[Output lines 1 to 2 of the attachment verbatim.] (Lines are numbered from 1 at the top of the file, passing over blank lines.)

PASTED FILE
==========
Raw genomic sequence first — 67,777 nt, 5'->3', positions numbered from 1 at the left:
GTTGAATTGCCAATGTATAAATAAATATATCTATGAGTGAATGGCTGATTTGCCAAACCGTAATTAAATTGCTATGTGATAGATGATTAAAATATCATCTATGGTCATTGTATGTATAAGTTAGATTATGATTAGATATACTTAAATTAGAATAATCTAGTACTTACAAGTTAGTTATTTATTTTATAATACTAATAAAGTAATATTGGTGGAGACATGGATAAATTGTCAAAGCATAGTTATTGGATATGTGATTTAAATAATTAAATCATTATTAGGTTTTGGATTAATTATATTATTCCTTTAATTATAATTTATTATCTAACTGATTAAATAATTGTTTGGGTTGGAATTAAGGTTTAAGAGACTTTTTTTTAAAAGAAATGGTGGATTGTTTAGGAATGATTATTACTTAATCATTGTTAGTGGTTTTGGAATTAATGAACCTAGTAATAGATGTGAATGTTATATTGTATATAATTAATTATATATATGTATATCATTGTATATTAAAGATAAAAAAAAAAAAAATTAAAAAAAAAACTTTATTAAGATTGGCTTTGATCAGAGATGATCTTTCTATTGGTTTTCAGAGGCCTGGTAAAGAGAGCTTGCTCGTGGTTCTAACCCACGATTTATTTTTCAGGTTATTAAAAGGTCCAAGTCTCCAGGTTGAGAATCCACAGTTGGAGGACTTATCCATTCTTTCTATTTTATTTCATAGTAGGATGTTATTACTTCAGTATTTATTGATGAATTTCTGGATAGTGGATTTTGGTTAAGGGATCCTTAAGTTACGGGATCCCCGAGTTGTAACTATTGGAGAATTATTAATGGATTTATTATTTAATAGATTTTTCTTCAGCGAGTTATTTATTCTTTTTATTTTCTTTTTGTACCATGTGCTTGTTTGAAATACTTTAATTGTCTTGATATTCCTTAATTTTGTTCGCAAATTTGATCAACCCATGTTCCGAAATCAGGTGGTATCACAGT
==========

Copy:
Raw genomic sequence first — 67,777 nt, 5'->3', positions numbered from 1 at the left:
GTTGAATTGCCAATGTATAAATAAATATATCTATGAGTGAATGGCTGATTTGCCAAACCGTAATTAAATTGCTATGTGATAGATGATTAAAATATCATCTATGGTCATTGTATGTATAAGTTAGATTATGATTAGATATACTTAAATTAGAATAATCTAGTACTTACAAGTTAGTTATTTATTTTATAATACTAATAAAGTAATATTGGTGGAGACATGGATAAATTGTCAAAGCATAGTTATTGGATATGTGATTTAAATAATTAAATCATTATTAGGTTTTGGATTAATTATATTATTCCTTTAATTATAATTTATTATCTAACTGATTAAATAATTGTTTGGGTTGGAATTAAGGTTTAAGAGACTTTTTTTTAAAAGAAATGGTGGATTGTTTAGGAATGATTATTACTTAATCATTGTTAGTGGTTTTGGAATTAATGAACCTAGTAATAGATGTGAATGTTATATTGTATATAATTAATTATATATATGTATATCATTGTATATTAAAGATAAAAAAAAAAAAAATTAAAAAAAAAACTTTATTAAGATTGGCTTTGATCAGAGATGATCTTTCTATTGGTTTTCAGAGGCCTGGTAAAGAGAGCTTGCTCGTGGTTCTAACCCACGATTTATTTTTCAGGTTATTAAAAGGTCCAAGTCTCCAGGTTGAGAATCCACAGTTGGAGGACTTATCCATTCTTTCTATTTTATTTCATAGTAGGATGTTATTACTTCAGTATTTATTGATGAATTTCTGGATAGTGGATTTTGGTTAAGGGATCCTTAAGTTACGGGATCCCCGAGTTGTAACTATTGGAGAATTATTAATGGATTTATTATTTAATAGATTTTTCTTCAGCGAGTTATTTATTCTTTTTATTTTCTTTTTGTACCATGTGCTTGTTTGAAATACTTTAATTGTCTTGATATTCCTTAATTTTGTTCGCAAATTTGATCAACCCATGTTCCGAAATCAGGTGGTATCACAGT